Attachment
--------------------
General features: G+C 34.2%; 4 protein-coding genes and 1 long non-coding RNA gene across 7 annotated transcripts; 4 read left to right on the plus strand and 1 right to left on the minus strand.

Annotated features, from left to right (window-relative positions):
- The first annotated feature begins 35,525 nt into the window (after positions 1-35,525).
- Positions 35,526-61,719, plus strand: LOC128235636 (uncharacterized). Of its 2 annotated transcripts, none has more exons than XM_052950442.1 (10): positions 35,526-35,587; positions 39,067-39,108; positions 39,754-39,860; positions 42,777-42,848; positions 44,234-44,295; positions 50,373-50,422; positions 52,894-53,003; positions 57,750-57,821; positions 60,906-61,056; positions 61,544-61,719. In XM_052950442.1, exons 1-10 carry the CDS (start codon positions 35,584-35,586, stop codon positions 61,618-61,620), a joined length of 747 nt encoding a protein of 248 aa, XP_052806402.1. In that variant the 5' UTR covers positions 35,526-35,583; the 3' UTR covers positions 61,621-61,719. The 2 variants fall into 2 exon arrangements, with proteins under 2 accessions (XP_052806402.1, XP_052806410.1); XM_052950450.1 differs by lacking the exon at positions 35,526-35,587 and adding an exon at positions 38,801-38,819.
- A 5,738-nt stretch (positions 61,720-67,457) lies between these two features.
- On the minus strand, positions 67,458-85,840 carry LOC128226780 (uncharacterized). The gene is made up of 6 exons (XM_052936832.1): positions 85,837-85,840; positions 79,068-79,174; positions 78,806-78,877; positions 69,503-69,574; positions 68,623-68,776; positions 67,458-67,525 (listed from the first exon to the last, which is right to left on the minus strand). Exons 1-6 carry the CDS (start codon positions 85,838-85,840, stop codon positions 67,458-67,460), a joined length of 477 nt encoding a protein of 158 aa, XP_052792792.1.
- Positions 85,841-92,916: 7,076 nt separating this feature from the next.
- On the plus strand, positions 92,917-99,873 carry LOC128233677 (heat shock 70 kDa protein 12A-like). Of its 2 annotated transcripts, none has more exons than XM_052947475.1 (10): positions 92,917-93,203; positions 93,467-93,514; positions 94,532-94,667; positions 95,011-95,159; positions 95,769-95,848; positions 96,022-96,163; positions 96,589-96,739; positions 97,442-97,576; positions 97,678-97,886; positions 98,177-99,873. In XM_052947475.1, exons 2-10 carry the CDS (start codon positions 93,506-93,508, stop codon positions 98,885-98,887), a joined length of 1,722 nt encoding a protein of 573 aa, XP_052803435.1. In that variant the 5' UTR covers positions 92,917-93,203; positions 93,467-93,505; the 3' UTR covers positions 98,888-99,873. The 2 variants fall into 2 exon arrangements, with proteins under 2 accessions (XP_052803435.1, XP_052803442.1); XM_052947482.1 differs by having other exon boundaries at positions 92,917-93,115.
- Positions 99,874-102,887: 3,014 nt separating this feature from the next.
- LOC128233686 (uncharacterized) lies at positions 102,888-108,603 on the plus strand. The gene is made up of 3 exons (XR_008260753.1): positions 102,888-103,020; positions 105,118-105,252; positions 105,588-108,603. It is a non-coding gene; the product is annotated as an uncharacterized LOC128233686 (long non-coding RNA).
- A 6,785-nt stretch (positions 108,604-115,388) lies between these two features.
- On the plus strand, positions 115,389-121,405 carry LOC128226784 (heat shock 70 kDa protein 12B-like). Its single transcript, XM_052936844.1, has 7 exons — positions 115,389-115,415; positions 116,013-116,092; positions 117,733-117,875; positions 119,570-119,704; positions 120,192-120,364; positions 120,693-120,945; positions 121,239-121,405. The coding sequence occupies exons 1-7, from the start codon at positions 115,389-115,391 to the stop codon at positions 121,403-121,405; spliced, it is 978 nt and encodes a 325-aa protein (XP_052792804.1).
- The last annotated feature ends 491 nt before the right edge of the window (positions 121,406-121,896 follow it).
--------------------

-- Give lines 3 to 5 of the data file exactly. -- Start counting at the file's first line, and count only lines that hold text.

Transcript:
- The first annotated feature begins 35,525 nt into the window (after positions 1-35,525).
- Positions 35,526-61,719, plus strand: LOC128235636 (uncharacterized). Of its 2 annotated transcripts, none has more exons than XM_052950442.1 (10): positions 35,526-35,587; positions 39,067-39,108; positions 39,754-39,860; positions 42,777-42,848; positions 44,234-44,295; positions 50,373-50,422; positions 52,894-53,003; positions 57,750-57,821; positions 60,906-61,056; positions 61,544-61,719. In XM_052950442.1, exons 1-10 carry the CDS (start codon positions 35,584-35,586, stop codon positions 61,618-61,620), a joined length of 747 nt encoding a protein of 248 aa, XP_052806402.1. In that variant the 5' UTR covers positions 35,526-35,583; the 3' UTR covers positions 61,621-61,719. The 2 variants fall into 2 exon arrangements, with proteins under 2 accessions (XP_052806402.1, XP_052806410.1); XM_052950450.1 differs by lacking the exon at positions 35,526-35,587 and adding an exon at positions 38,801-38,819.
- A 5,738-nt stretch (positions 61,720-67,457) lies between these two features.